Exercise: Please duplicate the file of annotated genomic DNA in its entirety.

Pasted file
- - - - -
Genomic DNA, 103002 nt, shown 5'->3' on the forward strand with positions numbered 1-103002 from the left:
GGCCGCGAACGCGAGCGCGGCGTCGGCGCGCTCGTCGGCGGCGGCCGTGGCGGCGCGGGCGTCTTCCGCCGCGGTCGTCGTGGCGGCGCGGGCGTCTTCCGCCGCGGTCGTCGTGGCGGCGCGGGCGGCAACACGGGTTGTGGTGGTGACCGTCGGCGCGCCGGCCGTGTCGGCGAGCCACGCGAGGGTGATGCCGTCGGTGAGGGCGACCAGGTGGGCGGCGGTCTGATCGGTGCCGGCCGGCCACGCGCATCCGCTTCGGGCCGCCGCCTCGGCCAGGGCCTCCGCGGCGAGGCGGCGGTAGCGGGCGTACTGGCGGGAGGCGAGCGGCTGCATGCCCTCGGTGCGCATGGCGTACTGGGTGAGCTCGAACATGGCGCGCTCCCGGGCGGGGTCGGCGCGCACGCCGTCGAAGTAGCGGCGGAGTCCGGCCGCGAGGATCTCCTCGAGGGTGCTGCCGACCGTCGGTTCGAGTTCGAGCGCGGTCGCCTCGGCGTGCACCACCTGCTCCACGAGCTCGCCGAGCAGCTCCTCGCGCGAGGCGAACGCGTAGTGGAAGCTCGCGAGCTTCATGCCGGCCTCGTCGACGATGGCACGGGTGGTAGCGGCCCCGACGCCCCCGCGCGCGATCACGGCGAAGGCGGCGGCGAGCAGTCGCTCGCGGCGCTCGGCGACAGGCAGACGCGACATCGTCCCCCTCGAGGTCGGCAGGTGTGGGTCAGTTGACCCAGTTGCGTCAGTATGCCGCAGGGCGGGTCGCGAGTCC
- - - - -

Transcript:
Genomic DNA, 103002 nt, shown 5'->3' on the forward strand with positions numbered 1-103002 from the left:
GGCCGCGAACGCGAGCGCGGCGTCGGCGCGCTCGTCGGCGGCGGCCGTGGCGGCGCGGGCGTCTTCCGCCGCGGTCGTCGTGGCGGCGCGGGCGTCTTCCGCCGCGGTCGTCGTGGCGGCGCGGGCGGCAACACGGGTTGTGGTGGTGACCGTCGGCGCGCCGGCCGTGTCGGCGAGCCACGCGAGGGTGATGCCGTCGGTGAGGGCGACCAGGTGGGCGGCGGTCTGATCGGTGCCGGCCGGCCACGCGCATCCGCTTCGGGCCGCCGCCTCGGCCAGGGCCTCCGCGGCGAGGCGGCGGTAGCGGGCGTACTGGCGGGAGGCGAGCGGCTGCATGCCCTCGGTGCGCATGGCGTACTGGGTGAGCTCGAACATGGCGCGCTCCCGGGCGGGGTCGGCGCGCACGCCGTCGAAGTAGCGGCGGAGTCCGGCCGCGAGGATCTCCTCGAGGGTGCTGCCGACCGTCGGTTCGAGTTCGAGCGCGGTCGCCTCGGCGTGCACCACCTGCTCCACGAGCTCGCCGAGCAGCTCCTCGCGCGAGGCGAACGCGTAGTGGAAGCTCGCGAGCTTCATGCCGGCCTCGTCGACGATGGCACGGGTGGTAGCGGCCCCGACGCCCCCGCGCGCGATCACGGCGAAGGCGGCGGCGAGCAGTCGCTCGCGGCGCTCGGCGACAGGCAGACGCGACATCGTCCCCCTCGAGGTCGGCAGGTGTGGGTCAGTTGACCCAGTTGCGTCAGTATGCCGCAGGGCGGGTCGCGAGTCC